Q52  Mr Wright: Surely we were aware we needed that expertise 10 years ago. We knew there were going to be difficulties. Certainly the pension deficit was brought to our attention probably four, five or six years ago when we realised there was a particular problem and we did everything we possibly could to help and assist Royal Mail. In terms of what Brian Binley said on the management, I think we have been badly let down and badly served. Here we are again talking about trying to reinvigorate the Royal Mail when in actual fact I believe the management over years and years have badly served the company itself. I think that is where the root cause of the problem is. To go down this particular route, to look at the possibility of bringing in private investors, in my opinion, if that was to go ahead, in two, three or four years' time we will be revisiting this and examining whether or not we are going to have the Universal Service Obligation in terms of the mail service. I have been looking at that particular viewpoint. We have looked at the question of the one price in terms of the postage. I think the most important thing, and we talk about taxpayers as a separate entity from the consumers but every single taxpayer at some point has used the Royal Mail, is I believe they would have been prepared 10 years ago to pay a little bit more on the postage service to protect the universal system. I believe management have badly let this Government and the taxpayers down in running this particular business and I think there will be more of the same in the future unless we are very careful.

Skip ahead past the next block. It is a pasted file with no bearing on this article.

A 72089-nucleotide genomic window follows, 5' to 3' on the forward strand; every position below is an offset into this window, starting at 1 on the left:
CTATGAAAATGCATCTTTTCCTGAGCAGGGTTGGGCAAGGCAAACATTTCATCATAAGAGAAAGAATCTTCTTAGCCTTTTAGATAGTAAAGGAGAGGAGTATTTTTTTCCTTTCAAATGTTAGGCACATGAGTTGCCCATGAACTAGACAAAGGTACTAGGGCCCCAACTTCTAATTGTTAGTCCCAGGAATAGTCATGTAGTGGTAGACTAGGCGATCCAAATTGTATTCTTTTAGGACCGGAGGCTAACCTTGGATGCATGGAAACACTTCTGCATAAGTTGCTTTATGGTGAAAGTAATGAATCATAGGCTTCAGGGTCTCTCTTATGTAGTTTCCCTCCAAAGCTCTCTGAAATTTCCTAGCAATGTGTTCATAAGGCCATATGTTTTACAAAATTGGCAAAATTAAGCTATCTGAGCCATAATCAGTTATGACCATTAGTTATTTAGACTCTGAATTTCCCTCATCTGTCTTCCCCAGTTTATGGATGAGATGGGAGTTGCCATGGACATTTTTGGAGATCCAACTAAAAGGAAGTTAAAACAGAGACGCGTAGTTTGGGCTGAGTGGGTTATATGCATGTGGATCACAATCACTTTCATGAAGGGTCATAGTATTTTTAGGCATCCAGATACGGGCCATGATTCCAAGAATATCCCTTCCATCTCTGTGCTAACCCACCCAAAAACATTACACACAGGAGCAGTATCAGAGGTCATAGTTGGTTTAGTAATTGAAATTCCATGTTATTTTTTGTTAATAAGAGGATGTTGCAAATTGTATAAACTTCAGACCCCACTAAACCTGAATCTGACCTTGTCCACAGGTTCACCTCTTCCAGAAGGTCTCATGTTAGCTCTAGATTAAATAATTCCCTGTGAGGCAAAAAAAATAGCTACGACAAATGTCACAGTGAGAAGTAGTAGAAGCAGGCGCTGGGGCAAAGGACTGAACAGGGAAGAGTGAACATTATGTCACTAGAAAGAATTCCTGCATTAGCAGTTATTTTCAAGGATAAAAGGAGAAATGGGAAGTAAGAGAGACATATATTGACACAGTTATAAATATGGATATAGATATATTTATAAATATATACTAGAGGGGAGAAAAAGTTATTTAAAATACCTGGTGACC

Lord Mandelson: As I have said, I half share your view but I think you are being a little unfair to the present management who have constructed and introduced a modernisation plan. As I have said, it has not been implemented fully, it has not been implemented quickly enough and it needs more capacity, more capability introduced into the Royal Mail to do that successfully. That is what I think our proposals will achieve. As I say, we have not achieved those goals successfully in the last 10 years, that is why we need to look at different ways of doing so now. When you talk about the taxpayer, I just ask you to bear in mind what the taxpayer is being asked to take on in implementing these Hooper recommendations. We are talking about a liability, a deficit in the Royal Mail's pension fund which has grown from three and a half billion to five billion and some predict will reach somewhere in the region of eight billion this year. You are asking the taxpayer to take on a great deal now in underwriting that pension fund deficit. If, in addition, you are asking the taxpayer alone to foot the bill for the investment in the modernisation and at the same time losing Royal Mail's access to that much needed, in my view, management expertise and experience of turning round the postal operator that a minority stakeholder would bring, I think that is asking too much and I do not think the public would stomach our cherry-picking the Hooper Review recommendations and saying, "We will take on the pension deficit, we will fix the regulator, but broadly speaking leave the Royal Mail operation as it is". I do not think that is an acceptable deal or an acceptable bargain for the taxpayer.